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billyjo30
11-02-2001, 06:25 PM
I am using the smooth side of Canson pastel paper with Rembrant pastels plus Carbothello pencils for detail. I just use enough pastel chalk to get the color and texture I want.

I have a friend who is taking a class in pastels and has been told that you have to use sanded paper so that you can put layers and layers of pastel down. My friend is putting down so many layers of pastel that she looks like she is working in a sand box.

Which is the correct way to go??? Or are the both right.

LDianeJohnson
11-03-2001, 01:39 AM
billyjo30

Great question! Here we go...

There is no right or wrong surface to work on, just better or worse. Which paper you select is based on many criteria, these are just a few:

- the final effect you want
- whether your pastels are extremely soft or somewhat soft
- longevity- is the work for permanent display or practice
- how much muscle you apply to the pastel

Just using these few for starters here is my opinion on your question. Sanded paper is wonderful for layers of paint that will give a more oil painted appearance. Of course you can do sketchy things as well, but it is best used for either a heavy application or blended look. Sanded paper however, is made of paper and glue and is not archival for the long-term. Better to make your own sanded boards with conservation products and save the sanded paper for practice. There are some more advanced papers now on the market, perhaps your friend can try one of these.

Nothing wrong with using Canson (I recommend using only the "felt" side). It is 66% rag and is therefore better suited for long-term work than standard sanded paper. It is true, tons of layers cannot be applied, however, you can apply some, and with a few tricks even more. Experiment for yourself to see which works best for you. Remember too, that the rougher the surface the more pastel will be used as well. While just learning to use pastel, this can become an expensive endeavor.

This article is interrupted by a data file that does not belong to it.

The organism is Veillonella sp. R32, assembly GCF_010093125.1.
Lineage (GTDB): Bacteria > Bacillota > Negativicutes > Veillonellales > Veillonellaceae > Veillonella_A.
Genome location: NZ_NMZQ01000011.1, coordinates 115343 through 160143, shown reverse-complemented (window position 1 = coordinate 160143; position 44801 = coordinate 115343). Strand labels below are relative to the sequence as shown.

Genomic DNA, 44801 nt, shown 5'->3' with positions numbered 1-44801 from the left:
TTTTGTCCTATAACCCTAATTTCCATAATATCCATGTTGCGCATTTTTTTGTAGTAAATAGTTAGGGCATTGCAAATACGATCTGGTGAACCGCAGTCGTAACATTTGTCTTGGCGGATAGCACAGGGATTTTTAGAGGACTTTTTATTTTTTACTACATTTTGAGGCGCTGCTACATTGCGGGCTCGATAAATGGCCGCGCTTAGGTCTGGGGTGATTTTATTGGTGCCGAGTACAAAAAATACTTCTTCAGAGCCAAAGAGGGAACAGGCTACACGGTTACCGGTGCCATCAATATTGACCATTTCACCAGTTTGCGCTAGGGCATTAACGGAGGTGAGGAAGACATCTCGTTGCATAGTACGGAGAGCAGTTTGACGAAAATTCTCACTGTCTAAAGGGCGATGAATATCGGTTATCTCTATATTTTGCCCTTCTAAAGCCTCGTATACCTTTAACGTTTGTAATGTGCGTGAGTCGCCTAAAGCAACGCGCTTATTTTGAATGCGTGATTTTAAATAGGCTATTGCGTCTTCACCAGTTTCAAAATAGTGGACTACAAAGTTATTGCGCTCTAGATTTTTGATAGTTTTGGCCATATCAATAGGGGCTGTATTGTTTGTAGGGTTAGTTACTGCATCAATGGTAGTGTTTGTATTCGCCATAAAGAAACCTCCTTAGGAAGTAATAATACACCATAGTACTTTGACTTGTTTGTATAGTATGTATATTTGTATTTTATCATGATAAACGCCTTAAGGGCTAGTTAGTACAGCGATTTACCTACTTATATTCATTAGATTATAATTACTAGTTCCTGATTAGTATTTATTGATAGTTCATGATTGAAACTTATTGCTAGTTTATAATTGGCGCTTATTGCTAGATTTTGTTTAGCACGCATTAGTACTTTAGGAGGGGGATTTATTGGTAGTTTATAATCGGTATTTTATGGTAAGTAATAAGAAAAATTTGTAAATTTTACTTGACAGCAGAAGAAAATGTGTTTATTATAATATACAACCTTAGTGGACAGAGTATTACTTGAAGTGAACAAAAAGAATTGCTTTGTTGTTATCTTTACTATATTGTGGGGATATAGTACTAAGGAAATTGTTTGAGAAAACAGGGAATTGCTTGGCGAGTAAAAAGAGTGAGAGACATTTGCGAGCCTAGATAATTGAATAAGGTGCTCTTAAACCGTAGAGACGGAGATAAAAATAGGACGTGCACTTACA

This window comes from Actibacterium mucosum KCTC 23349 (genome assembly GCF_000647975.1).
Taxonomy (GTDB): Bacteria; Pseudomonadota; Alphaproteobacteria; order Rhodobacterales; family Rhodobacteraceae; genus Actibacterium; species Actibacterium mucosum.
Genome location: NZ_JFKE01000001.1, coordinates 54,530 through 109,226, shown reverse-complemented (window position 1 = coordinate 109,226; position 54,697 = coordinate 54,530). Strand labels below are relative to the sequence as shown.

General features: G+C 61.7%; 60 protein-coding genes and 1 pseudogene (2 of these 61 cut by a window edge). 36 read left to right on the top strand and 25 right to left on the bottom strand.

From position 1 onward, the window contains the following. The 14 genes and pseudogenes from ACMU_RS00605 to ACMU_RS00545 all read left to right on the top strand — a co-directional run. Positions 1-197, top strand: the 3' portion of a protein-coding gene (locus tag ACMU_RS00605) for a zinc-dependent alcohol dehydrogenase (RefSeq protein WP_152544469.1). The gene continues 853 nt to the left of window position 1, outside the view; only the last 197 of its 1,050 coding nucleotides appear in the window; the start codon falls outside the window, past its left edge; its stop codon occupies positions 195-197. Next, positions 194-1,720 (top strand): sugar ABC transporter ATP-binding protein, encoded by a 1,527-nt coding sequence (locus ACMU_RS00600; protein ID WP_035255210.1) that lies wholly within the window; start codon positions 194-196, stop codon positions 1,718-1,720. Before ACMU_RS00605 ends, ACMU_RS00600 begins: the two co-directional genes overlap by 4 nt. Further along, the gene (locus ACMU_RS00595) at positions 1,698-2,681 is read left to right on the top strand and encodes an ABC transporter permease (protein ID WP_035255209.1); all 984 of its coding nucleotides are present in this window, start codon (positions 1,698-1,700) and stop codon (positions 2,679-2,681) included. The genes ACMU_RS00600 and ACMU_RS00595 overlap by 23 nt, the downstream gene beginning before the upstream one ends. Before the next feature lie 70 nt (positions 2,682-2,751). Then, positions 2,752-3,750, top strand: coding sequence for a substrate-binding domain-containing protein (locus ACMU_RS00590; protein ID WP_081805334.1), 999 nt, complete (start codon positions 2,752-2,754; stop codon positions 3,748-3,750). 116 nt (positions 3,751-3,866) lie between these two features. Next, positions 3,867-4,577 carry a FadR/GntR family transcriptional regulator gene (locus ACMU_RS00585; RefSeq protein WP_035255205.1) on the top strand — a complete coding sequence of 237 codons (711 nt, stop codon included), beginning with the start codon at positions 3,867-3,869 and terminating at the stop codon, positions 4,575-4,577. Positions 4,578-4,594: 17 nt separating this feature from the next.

I started out on Canson, moved to sanded paper, back to Canson, then finally to making my own sanded boards. These are the best for me as I can control the tooth as well as color of the surface.

Anyway, again, no right or wrong here. Any instructor that demands that "this" or "that" is the only way to do something is doing students a disservice. Options should be presented with the pros and cons and the artist himself/herself should choose.

Hope this helps:)

Diane

stealth
11-03-2001, 01:42 AM
well i have never used sanded paper but from what i have read many layers can be used if desired.smooth paper is normally done the way your doing it with a littlie pastel to start with and building it up as you go but some use very little on paper period ,like dennis frost.if you start out with nupastels they wont clog the paper and then you can go over them with softer ones to.you can e-mail artistry our moderater and she can help you for sure.

billyjo30
11-03-2001, 09:57 AM
Thank you so very much. I am fairly new to pastels and thought I was doing it all wrong. I really enjoy the medium.

Shirl
11-03-2001, 02:41 PM
Oh thank you Stealth!!!! I thought I was doing something wrong by using Nupastels as a sort of underpainting, then to the Rembrandts. :D:D Worked for me!

Shirl

Sandi
11-05-2001, 04:03 AM
I echo Stealth, you're doing just fine. If you need more info on the various papers and pastels, do a search in the pastel forum for 4Vincent and for Artistry. They're both tops in the field. Also, Roan had a nice data base on her website... it might be awhile before it's updated again though, (she just had a baby).

MarshaSavage
11-05-2001, 10:03 AM
Take every bit of advice Diane gives - she is a wonderful artist and always seems to be right on with what she answers to any question. Best advice she gave is the one about a teacher telling a student there is only one way. There are many different ways to do pastel and you should try them all.

I also teach pastel classes and have my students start on Canson - on the smooth felt side. But, later I have them try the other side just to see the difference the texture makes. I also carry sanded papers, cut up into 11x14 pieces for the students to purchase (cheap way to try it).

The reason I teach students with Canson - it holds only a small amount of pastel and this is a great way to get students to think before putting the pastel to the paper. And - it is much cheaper than the sanded pastel papers - so you don't worry as much about what you do.

Keep on using the Canson - it is a wonderful surface. I use it about half the time and sanded papers the other half. You might also want to try using the Arches Cover stock papers, too. Another good felt-type paper - love the black paper!

Try them all!

Marsha --
Marsha Hamby Savage Art (http://marshasavage.artistnation.com)

billyjo30
11-05-2001, 11:49 PM
Thank you Marsha. I feel that I am getting some real good advise from all of you.

billyg
11-06-2001, 02:41 AM
One of the commercial sanded papers you might like to try is Colourfix by Art Spectrum. archival and nice to use.
Also just because you feel things are not going right, please do not go near Talahasie Bridge LOL.
Billyg:D :evil: :angel: